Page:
In this state, the species-mind will exhibit accelerated change, heightened creativity, and higher self-organization.
The “human psyche will come alive at a new levels” under the “pressure of the extreme conditions of our future”. Christopher Bache believes that it is “vital to understand the structural role that the collective psyche will play”.
Christopher Bache believes that “the global systems crisis taking place in the world outside us is deeply connected to the evolutionary metamorphosis taking place inside us”. While the “long and sustained crisis puts enormous pressure on our social institutions to change”, it also puts “pressure on our individual psyches to change and adapt”. Bache doesn’t believe that “we can grow the planet into a greater whole as long as we remain psychologically fragmented ourselves”. We need to “rise above our narrow self-interests and make the political and moral choices that will create a world that works for all”.
The “Light” is waiting for us as we move “deep into the Universe”. Christopher Bache discovered that the “universe floats in an Ocean of Radiance”. He writes:
“As one moves into still deeper levels of transpersonal experience, once encounters fields nested within fields of light. Each step beyond matter, beyond the soul, beyond the collective psyche, and beyond archetypal reality takes us deeper into a living ecology of light.”
In Christopher Bache’s experience, “there are many gradations of light”. As one moves deeper into the universe, the quality of light changes. “It becomes clearer, more intense, and more luminous”. When Bache uses the phrase “Diamond Light” to describe the “singularly intense dimension of light” that captivated him completely. “Its clarity was so overwhelming, its energy so pure that returning to it” became his sole focus.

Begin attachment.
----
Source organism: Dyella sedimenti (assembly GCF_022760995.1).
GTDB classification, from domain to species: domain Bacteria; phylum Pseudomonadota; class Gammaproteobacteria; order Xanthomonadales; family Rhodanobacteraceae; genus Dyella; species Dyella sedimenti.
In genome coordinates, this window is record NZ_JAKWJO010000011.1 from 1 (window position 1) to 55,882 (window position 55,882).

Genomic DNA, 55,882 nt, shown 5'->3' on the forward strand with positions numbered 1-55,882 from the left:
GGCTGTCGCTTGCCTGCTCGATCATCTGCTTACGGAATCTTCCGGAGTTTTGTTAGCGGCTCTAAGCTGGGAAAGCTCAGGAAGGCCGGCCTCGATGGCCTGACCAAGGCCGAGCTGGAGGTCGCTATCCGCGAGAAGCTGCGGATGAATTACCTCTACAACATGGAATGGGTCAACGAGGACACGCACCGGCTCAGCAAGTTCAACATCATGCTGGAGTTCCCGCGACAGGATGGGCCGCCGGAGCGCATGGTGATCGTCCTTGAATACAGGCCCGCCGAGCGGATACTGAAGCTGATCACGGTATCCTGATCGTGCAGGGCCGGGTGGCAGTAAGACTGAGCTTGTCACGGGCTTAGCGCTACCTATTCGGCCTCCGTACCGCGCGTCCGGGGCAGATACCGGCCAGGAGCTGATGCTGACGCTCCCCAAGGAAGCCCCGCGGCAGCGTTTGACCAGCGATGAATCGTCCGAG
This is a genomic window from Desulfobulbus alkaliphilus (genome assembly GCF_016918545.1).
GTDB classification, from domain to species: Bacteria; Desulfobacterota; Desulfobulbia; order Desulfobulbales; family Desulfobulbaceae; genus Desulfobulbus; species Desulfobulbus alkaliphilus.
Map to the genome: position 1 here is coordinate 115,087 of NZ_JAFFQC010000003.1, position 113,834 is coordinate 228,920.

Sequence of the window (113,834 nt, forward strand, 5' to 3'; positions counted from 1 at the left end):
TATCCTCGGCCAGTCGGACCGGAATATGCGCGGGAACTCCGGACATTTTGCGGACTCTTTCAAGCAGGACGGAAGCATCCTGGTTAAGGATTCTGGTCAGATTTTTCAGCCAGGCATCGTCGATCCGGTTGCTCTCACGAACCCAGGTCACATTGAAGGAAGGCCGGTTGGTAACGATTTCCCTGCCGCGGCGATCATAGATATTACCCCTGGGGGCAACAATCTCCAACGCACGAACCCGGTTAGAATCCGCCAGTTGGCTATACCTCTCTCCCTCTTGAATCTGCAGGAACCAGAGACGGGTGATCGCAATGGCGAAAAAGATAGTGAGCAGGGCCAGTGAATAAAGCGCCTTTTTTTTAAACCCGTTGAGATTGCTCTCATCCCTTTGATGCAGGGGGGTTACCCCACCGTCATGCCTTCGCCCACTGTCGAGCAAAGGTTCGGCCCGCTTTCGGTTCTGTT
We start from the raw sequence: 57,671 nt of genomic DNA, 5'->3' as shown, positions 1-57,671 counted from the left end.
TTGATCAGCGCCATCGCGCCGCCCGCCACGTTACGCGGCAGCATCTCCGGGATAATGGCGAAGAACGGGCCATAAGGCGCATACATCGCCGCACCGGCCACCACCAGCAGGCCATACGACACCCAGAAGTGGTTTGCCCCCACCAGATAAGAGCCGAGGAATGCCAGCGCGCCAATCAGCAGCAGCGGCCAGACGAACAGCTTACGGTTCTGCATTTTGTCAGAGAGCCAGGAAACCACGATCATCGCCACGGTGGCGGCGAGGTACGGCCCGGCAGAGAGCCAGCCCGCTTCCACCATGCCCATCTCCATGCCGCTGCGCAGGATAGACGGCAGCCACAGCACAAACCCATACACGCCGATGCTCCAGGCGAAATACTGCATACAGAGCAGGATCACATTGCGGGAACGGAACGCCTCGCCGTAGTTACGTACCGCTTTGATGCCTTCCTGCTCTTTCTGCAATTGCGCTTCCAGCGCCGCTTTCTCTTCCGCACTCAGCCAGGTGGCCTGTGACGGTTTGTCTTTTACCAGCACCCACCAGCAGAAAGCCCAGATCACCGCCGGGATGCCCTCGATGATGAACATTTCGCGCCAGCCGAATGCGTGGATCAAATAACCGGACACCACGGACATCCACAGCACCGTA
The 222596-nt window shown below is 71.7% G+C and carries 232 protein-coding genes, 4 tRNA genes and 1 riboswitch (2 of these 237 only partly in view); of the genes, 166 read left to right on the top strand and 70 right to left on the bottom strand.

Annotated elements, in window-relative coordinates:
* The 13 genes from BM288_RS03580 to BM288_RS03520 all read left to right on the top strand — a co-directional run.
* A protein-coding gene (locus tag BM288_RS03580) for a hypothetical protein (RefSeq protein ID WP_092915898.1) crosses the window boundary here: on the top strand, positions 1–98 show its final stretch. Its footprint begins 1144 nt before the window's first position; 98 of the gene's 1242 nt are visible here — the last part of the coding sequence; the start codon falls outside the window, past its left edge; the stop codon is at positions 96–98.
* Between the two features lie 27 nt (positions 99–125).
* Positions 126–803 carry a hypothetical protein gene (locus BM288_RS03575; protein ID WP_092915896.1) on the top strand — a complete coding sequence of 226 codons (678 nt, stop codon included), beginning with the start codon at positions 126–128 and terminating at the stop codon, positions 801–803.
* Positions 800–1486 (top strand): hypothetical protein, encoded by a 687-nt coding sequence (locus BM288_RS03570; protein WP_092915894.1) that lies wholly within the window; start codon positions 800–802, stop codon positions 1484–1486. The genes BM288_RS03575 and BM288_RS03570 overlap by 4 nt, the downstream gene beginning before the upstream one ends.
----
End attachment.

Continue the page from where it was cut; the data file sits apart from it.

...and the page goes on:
The strongest pattern in Christopher Bache’s final sessions was a series of personal healings. Eventually, Bache learned that it was his “personal wounding in life” that had allowed him to “connect with the wounds of humanity in the ocean of suffering”. His “personal pain” was an “energetic bridge” between his individual and the collective psyche. Had his “personal wounds” been healed first, “the bridge to the collective psyche might not have been formed”.
Slowly Christopher Bache came to realize that “something was intentionally guiding the integration” of the extreme states into his “embodied awareness”. He was “being fed these states as quickly as” he could manage them. Bache also realized that his system was “accumulating and storing energy across multiple sessions”. There was an “energetic momentum” building across the sessions. “Each new initiation into a deeper level of reality was being underwritten” by years of work.
A shift also took place in the “structural flow” of his experience. In earlier sessions Christopher Bache experience had been “one of expanding outward”. In the later sessions he experienced himself being at the “center of an enormous field of energy and light”. Finally, Bache understood that “no matter how deeply” one enters into Cosmos, there are “always deeper dimensions still”.
There is no final endpoint to this journey. There are many degrees of “Oneness” and even “Formlessness”. And there are “more dimensions of Light” than one can explore in a lifetime. “We are truly children waking in the arms of an infinite cosmos.” This is also why Christopher Bache would be gentler with himself if he were “starting this journey over again”.
I have taken in and processed some of the book’s content by writing this review, but there is so much more to unpack that I need to read the book again several times. The “Mind of the Universe” is such a broad and deep topic that there are many more questions than answers. It is a very personal and brutally honest story of an explorer deeply wounded by the beauty he found. I warmly recommend this book. Christopher Bache is a very good writer and a pleasure to read.